Inequality

It’s early, but arguably the most important paper of the year has already been released. The author, Michael Jay Barber, finds persuasive evidence that those who donate more than $200 (.22% of the population in 2014), wield more influence over our political system than anyone else.  Demos...
02/18/2015
Blog
Today, Obama will deliver the State of the Union address, which will focus on inequality, which he has previously called, “the defining issue of our time,” and which was recently highlighted by a proposal by Chris Van Hollen. In anticipation of his speech, he has put forward a proposal to increase...
01/20/2015
Blog
As regular readers know by now, social mobility in the US is largely a myth perpetuated for political legitimation. In reality, we live in a self-perpetuating class system where the children of the rich mostly go on to rule over the children of the poor. This is evident in the education trends (...
12/28/2014
Blog
Political scientist Michael P. McDonald recently released  preliminary turnout rates at the state (and national) level. These data are preliminary and will be continuously updated, but still yield some insights. Firstly, we can look at the impact of felon disenfrachisement. Research...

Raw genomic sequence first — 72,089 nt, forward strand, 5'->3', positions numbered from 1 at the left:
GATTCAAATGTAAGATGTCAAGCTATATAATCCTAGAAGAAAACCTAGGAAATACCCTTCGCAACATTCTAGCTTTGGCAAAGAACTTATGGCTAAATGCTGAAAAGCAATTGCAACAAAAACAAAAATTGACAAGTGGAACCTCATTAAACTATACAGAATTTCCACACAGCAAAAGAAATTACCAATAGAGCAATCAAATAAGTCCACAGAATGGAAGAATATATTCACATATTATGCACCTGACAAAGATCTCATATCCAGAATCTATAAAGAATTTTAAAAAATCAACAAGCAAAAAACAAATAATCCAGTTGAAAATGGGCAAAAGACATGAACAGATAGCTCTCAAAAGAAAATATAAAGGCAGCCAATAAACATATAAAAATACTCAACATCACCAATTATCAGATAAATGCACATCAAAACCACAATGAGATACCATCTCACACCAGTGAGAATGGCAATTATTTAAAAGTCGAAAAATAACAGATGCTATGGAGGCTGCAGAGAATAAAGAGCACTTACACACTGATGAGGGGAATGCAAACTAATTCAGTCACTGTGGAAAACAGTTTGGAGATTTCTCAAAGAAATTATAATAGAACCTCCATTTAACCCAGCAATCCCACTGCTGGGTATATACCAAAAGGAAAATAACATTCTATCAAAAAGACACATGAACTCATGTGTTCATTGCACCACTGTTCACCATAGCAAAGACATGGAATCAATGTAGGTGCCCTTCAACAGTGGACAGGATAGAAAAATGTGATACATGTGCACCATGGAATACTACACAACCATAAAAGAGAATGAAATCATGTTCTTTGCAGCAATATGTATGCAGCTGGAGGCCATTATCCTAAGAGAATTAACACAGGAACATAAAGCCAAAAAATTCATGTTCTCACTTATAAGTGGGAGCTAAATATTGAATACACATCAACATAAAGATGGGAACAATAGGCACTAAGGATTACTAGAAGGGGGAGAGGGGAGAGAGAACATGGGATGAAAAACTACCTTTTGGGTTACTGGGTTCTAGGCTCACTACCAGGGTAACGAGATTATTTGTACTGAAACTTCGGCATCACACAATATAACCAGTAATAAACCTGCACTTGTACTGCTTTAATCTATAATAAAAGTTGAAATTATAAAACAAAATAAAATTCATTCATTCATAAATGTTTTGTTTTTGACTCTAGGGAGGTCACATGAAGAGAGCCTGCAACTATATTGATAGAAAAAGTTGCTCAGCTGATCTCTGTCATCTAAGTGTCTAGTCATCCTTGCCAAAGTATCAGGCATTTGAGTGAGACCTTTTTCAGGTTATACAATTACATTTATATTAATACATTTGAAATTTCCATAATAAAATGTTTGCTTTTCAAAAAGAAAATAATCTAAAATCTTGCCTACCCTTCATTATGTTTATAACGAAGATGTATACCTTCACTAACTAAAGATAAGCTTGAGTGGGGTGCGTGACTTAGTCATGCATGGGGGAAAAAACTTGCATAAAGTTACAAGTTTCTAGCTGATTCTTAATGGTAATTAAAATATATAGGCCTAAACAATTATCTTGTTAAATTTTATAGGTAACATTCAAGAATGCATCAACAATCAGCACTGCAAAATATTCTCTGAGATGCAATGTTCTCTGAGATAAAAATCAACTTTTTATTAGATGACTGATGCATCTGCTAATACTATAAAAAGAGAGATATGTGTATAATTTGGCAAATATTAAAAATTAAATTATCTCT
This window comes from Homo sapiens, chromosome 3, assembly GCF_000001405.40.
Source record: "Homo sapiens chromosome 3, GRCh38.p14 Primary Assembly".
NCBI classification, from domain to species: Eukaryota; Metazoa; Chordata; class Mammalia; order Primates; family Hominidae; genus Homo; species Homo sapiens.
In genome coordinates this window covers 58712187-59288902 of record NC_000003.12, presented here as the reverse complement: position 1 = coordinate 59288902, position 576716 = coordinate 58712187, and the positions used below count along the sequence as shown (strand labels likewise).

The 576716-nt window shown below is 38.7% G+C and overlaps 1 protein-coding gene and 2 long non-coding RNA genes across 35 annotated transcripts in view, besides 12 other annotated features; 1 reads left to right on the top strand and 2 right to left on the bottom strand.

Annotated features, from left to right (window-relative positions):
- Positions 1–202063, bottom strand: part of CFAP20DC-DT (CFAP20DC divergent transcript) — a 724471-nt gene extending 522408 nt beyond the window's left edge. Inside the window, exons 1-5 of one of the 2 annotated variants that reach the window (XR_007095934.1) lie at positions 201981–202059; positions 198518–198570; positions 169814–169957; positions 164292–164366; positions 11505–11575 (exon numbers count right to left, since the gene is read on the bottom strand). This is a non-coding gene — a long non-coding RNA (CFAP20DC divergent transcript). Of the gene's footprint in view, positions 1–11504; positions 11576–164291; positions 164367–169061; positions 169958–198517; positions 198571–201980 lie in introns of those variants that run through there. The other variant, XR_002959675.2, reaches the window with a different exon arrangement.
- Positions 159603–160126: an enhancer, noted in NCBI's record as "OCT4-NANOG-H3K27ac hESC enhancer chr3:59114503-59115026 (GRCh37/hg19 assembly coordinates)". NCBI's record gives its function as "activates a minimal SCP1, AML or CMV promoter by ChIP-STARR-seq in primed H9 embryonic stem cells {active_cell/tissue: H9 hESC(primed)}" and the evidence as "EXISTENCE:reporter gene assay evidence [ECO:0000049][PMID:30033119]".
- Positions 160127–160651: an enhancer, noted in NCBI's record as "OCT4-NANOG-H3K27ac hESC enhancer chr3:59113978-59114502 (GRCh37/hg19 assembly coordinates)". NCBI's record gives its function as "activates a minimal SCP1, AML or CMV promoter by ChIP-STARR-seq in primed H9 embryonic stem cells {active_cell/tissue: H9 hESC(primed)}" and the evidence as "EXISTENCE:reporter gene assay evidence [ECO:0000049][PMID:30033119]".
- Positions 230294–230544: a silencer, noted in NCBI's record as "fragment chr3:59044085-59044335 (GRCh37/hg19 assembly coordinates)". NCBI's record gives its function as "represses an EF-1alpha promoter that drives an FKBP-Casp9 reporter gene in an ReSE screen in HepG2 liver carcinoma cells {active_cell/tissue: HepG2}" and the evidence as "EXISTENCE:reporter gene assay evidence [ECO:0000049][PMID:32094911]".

11/06/2014
Blog
In my recent Explainer, I discussed the implications of the voting gap on policy and elections. Numerous studies show that in states where low-income voters turnout at a higher rate, inequality is lower. That is because in these chambers, policymakers tend to be more liberal and favorable to...
11/05/2014
Blog
Last night, I had the honor of attending an Intelligence Squared debate on the proposition that, “Income Inequality Impairs the American Dream of Upward Mobility.” It was an engrossing debate. Affirming the motion were Nick Hanauer, a venture capitalist know for his pro-minimum wage stance, and...
10/23/2014
Blog
This past Friday, in a speech to the Federal Reserve Bank of Boston, the Federal Reserve Chair, Janet Yellen, spoke out on the evils of economic inequality in the United States. She noted that the steady growth in inequality over the past several decades represents the most sustained rise since the...
10/20/2014
Blog
Last week, I had the honor to testify in the Senate on Demos' core mission: the intersection of economic and political inequality. I joined Senator Jeff Merkley's Economic Policy Subcommittee of the U.S. Senate Banking Committee, where I had a noteworthy back-and-forth with...
09/24/2014
Blog
Why is New York City’s public housing about to collapse?  The pending collapse is literal as well as physical: hundreds of thousands of New Yorkers are living with mold, water, and broken elevators throughout the city’s 2,600 New York City Housing Authority (NYCHA) buildings, and resident...
08/13/2014
Blog
Nathan Kelly is an associate professor of political science at the University of Tennessee. His book, The Politics of Inequality in the United States, examines how politics affects the market distribution of income, as well as government redistribution. Kelly and I discuss the implications of his...
07/14/2014
Blog
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